In an extraordinary turn of events, Southern California faced a unique combination of natural phenomena on a single Sunday, with an earthquake rattling Ventura County as the region simultaneously battled its first tropical storm in decades. This seismic event, referred to as a ‘Hurriquake,’ drew widespread attention and concern.
The magnitude-5.1 earthquake struck at 2:41 p.m., taking many Southern Californians by surprise, especially as they were already bracing themselves for the remnants of Hurricane Hilary. The storm had already brought hours of uncharacteristic steady rain during the region’s driest month of the year. The earthquake was followed by at least a dozen aftershocks, some registering at magnitude-3.0 or higher.
The epicenter of the earthquake was located approximately four miles southeast of Ojai, a picturesque town situated roughly 80 miles northwest of Los Angeles. Reports of shaking poured in from various locations, including Ventura, Camarillo, Oxnard, Newbury Park, Thousand Oaks, Simi Valley, Santa Barbara, parts of LA’s San Fernando Valley, Malibu, Porter Ranch, Manhattan Beach, and more.
At Tres Hermanas restaurant in Ojai, security cameras captured images and the unsettling sound of the intense shaking. Ojai, known for its scenic beauty and located on the outskirts of Los Padres National Forest, boasts a vibrant downtown village area featuring art galleries, shops, and bars. Fortunately, no significant damage was immediately reported, and the Ventura County Sheriff’s Department conducted an aerial survey, confirming no harm to Lake Casitas Dam, Matilija Dam, or the city of Ojai.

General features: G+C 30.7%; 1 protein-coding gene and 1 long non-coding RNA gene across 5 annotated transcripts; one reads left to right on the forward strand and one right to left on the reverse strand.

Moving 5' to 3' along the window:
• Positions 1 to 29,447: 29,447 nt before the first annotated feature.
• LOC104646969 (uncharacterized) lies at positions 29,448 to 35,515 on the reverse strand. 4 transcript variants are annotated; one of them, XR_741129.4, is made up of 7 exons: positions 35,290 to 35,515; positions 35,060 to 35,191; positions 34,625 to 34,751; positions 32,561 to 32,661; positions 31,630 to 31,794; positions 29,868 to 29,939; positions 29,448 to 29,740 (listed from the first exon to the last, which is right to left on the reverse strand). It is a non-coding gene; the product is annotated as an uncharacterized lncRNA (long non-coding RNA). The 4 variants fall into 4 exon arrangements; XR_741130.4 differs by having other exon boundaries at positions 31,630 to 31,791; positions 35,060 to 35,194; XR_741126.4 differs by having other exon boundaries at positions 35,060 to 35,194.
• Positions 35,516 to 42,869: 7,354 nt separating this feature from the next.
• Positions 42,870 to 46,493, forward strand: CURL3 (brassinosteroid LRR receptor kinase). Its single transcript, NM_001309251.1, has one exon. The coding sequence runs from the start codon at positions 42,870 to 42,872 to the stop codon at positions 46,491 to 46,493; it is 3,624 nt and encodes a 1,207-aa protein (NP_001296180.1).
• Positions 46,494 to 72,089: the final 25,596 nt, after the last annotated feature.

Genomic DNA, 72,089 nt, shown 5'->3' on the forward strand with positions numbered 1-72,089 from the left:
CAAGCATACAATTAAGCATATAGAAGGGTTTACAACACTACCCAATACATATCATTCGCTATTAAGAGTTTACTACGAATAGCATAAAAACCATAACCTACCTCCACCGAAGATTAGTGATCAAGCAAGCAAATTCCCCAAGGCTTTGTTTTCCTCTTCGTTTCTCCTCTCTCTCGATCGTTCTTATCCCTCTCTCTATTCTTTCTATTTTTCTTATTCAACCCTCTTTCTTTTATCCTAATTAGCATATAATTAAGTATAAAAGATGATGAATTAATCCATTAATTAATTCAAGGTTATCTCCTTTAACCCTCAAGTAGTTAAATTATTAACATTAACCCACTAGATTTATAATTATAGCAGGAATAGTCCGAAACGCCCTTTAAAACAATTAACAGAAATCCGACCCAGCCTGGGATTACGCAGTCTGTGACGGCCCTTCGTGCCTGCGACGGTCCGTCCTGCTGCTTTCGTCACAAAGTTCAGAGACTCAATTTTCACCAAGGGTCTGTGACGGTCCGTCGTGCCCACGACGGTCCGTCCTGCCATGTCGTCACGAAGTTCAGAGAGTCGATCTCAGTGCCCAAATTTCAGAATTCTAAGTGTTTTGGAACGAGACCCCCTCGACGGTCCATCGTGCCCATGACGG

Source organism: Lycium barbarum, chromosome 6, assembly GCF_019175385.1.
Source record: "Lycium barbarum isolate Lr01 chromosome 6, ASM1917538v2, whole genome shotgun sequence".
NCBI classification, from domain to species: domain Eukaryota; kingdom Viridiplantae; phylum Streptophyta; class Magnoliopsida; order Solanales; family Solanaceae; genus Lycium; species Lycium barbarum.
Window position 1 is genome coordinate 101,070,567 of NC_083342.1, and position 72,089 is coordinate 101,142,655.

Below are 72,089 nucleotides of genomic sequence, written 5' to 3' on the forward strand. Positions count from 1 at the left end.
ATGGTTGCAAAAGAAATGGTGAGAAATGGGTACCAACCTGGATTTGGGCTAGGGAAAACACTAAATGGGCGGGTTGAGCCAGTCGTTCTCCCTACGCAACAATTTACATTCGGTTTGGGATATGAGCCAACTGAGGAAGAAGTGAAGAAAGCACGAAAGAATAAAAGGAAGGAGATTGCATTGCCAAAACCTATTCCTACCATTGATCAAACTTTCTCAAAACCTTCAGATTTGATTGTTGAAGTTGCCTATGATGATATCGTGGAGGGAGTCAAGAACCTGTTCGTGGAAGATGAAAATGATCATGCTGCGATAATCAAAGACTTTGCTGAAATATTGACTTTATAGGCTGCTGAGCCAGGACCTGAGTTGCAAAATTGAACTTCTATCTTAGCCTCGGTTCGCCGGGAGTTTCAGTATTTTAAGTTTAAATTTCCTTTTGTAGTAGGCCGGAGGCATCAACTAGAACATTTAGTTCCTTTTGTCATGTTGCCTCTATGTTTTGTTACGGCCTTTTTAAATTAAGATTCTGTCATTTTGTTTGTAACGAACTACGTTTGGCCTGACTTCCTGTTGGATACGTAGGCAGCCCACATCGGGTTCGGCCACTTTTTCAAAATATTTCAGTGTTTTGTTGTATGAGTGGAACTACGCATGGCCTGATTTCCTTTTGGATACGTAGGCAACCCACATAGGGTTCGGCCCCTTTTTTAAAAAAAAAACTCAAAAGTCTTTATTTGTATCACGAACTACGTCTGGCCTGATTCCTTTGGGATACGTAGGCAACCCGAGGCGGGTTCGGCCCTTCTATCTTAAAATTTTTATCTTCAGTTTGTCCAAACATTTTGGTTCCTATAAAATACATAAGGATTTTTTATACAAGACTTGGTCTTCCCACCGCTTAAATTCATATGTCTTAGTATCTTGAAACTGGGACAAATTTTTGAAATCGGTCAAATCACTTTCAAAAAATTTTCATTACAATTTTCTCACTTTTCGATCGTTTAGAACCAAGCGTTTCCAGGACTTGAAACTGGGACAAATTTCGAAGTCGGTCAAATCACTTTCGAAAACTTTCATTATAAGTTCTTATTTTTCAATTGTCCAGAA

In response, the Los Angeles city fire department activated its Earthquake Operation mode, deploying all 106 neighborhood fire stations to conduct damage assessments.
Seismologist Dr. Lucy Jones noted the exceptional nature of this earthquake’s location, stating, “This is the first time we’ve had a magnitude-5 in exactly this location since 1932, even within the Ventura basin.” A magnitude-5.1 earthquake had been reported in 1941 west of Sunday’s quake, with some aftershocks from the 1994 Northridge Earthquake occurring east of the current location.
The term “hurriquake” quickly gained traction on social media following the tremor, highlighting the unusual convergence of events.
Dr. Jones also cautioned that additional aftershocks are likely to occur in the coming days, maintaining a heightened state of alert.
Remarkably, this earthquake coincided with the arrival of a rare tropical storm in the Los Angeles area, marking the first such occurrence in decades. A tropical storm warning covered Southern California, with most of Los Angeles County under a flash flood warning, as rainfall was expected to persist into Sunday night.
Southern California had not experienced a tropical storm landfall since September 25, 1939, when a system lost its hurricane status just before reaching Long Beach, resulting in catastrophic consequences.
Millions of Southern Californians received back-to-back emergency alerts on their phones, with the first indicating a flash flood warning and the second warning about the Ventura County earthquake. These dual alerts underscored the unprecedented nature of the day’s events, prompting both concern and discussions about the region’s vulnerability to such rare occurrences.